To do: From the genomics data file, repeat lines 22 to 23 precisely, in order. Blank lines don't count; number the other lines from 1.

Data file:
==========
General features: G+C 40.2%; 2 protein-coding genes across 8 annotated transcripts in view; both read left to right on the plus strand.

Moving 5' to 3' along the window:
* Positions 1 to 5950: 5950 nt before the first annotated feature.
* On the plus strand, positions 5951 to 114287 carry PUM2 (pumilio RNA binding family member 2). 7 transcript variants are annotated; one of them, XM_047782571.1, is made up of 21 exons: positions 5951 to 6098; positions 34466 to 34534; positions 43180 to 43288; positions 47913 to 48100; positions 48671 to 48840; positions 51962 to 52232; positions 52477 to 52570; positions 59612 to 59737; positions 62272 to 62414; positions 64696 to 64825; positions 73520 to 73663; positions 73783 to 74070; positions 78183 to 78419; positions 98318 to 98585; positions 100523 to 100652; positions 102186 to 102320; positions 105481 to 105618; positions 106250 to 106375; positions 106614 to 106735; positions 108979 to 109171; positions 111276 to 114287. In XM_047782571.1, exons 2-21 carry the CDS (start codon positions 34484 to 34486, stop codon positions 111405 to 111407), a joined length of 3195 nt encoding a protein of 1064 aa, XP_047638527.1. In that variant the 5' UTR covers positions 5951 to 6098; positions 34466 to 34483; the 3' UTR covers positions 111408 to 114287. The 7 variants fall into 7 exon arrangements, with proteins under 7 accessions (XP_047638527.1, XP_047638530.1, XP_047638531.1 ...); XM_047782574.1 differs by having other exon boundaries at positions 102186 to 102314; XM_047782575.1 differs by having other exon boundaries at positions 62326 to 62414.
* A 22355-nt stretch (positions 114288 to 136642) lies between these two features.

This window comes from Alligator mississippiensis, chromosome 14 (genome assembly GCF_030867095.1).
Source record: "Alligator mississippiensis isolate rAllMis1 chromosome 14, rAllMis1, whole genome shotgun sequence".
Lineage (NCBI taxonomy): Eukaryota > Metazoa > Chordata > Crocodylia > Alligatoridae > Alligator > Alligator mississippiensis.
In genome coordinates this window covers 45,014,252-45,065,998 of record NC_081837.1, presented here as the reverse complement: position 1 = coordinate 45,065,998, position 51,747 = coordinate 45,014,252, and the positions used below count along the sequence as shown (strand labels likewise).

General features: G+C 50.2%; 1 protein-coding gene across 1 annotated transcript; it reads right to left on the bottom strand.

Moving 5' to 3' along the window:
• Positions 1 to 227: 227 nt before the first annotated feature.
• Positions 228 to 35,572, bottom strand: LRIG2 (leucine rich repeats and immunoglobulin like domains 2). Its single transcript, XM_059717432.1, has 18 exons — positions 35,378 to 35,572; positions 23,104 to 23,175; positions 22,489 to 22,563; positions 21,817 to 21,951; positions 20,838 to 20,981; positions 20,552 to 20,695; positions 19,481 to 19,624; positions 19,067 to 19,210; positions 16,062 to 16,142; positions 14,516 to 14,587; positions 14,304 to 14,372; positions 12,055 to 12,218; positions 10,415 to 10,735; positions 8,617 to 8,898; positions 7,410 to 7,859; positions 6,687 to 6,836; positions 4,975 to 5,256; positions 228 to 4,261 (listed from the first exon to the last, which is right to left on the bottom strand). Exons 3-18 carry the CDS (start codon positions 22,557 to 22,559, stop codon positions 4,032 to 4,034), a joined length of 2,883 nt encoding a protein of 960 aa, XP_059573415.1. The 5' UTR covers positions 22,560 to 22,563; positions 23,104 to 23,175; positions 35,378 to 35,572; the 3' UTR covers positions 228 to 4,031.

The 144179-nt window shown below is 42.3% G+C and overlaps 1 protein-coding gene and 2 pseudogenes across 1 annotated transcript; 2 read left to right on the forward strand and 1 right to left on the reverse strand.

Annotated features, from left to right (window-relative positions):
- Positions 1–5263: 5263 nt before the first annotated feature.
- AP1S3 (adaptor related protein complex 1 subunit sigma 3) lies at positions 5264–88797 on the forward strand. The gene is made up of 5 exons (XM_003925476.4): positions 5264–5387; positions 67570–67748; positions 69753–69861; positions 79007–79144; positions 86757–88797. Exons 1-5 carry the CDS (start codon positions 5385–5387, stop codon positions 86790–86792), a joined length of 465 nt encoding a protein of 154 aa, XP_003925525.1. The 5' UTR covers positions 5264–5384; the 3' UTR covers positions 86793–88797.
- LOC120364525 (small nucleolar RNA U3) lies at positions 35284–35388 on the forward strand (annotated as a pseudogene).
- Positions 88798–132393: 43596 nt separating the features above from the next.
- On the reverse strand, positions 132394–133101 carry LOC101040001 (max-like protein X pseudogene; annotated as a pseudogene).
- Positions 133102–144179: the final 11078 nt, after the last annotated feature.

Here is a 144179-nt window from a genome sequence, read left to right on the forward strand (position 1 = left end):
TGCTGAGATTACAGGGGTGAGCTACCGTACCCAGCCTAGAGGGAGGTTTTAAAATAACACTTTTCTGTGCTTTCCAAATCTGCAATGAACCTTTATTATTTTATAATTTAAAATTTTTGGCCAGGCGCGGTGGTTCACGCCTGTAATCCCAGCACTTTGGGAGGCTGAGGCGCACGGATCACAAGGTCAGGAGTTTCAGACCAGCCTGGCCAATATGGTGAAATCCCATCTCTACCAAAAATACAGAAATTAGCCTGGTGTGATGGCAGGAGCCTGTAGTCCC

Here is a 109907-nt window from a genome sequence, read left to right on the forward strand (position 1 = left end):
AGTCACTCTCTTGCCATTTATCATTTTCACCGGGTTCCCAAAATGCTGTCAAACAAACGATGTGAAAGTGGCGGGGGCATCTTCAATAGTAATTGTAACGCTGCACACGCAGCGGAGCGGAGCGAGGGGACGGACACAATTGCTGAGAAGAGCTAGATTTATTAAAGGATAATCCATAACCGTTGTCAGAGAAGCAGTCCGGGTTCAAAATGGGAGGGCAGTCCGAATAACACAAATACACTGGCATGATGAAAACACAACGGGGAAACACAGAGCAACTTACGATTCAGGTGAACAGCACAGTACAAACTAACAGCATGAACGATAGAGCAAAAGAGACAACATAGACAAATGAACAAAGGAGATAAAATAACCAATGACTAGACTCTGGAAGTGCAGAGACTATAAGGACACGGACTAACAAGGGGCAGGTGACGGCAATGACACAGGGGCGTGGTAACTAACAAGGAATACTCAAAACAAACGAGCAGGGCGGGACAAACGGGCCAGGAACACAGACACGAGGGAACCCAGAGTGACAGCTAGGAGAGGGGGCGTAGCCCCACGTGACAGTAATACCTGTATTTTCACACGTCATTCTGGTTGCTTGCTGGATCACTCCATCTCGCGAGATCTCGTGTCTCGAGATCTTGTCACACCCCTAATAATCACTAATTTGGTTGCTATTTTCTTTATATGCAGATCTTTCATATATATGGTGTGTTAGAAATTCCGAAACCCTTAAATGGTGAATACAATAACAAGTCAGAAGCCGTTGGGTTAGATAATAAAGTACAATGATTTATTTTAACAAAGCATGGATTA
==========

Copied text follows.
Here is a 144179-nt window from a genome sequence, read left to right on the forward strand (position 1 = left end):
TGCTGAGATTACAGGGGTGAGCTACCGTACCCAGCCTAGAGGGAGGTTTTAAAATAACACTTTTCTGTGCTTTCCAAATCTGCAATGAACCTTTATTATTTTATAATTTAAAATTTTTGGCCAGGCGCGGTGGTTCACGCCTGTAATCCCAGCACTTTGGGAGGCTGAGGCGCACGGATCACAAGGTCAGGAGTTTCAGACCAGCCTGGCCAATATGGTGAAATCCCATCTCTACCAAAAATACAGAAATTAGCCTGGTGTGATGGCAGGAGCCTGTAGTCCC